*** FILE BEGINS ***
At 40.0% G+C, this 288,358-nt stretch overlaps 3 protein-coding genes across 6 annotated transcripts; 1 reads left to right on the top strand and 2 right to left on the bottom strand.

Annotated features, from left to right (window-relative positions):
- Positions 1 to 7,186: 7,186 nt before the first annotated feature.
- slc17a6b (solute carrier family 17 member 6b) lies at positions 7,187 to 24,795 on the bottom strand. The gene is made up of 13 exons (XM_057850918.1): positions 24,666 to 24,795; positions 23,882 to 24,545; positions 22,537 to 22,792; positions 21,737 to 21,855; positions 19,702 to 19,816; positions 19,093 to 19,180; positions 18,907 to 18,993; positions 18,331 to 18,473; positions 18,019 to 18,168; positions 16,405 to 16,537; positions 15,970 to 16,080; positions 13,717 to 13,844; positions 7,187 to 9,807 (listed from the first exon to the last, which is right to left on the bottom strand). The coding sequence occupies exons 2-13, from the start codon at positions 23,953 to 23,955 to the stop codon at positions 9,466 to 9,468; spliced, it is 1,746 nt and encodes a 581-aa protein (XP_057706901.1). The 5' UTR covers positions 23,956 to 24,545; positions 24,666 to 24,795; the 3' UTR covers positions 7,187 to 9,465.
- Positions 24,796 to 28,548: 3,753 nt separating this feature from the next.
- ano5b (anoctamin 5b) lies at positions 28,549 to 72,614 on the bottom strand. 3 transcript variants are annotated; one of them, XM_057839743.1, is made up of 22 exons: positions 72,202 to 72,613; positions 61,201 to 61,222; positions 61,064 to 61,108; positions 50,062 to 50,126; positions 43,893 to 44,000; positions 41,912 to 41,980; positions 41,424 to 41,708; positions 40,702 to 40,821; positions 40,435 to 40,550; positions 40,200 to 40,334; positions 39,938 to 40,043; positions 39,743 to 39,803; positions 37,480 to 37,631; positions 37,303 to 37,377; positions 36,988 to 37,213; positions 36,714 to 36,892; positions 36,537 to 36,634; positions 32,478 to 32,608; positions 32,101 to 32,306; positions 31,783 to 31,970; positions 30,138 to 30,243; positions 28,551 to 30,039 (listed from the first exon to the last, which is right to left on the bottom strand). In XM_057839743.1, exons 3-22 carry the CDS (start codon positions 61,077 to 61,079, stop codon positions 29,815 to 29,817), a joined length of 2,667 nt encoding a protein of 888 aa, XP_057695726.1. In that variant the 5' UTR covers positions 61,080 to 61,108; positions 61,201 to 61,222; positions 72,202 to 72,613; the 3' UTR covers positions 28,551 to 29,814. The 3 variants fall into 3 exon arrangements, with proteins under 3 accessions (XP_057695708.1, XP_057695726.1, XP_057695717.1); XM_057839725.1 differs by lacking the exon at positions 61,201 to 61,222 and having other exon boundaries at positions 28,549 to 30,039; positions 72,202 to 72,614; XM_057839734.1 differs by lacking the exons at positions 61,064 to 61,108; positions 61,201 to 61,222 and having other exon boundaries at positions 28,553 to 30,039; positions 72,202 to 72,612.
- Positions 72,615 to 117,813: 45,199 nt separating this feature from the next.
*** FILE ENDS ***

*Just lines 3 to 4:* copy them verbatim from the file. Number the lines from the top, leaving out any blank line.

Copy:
- Positions 1 to 7,186: 7,186 nt before the first annotated feature.
- slc17a6b (solute carrier family 17 member 6b) lies at positions 7,187 to 24,795 on the bottom strand. The gene is made up of 13 exons (XM_057850918.1): positions 24,666 to 24,795; positions 23,882 to 24,545; positions 22,537 to 22,792; positions 21,737 to 21,855; positions 19,702 to 19,816; positions 19,093 to 19,180; positions 18,907 to 18,993; positions 18,331 to 18,473; positions 18,019 to 18,168; positions 16,405 to 16,537; positions 15,970 to 16,080; positions 13,717 to 13,844; positions 7,187 to 9,807 (listed from the first exon to the last, which is right to left on the bottom strand). The coding sequence occupies exons 2-13, from the start codon at positions 23,953 to 23,955 to the stop codon at positions 9,466 to 9,468; spliced, it is 1,746 nt and encodes a 581-aa protein (XP_057706901.1). The 5' UTR covers positions 23,956 to 24,545; positions 24,666 to 24,795; the 3' UTR covers positions 7,187 to 9,465.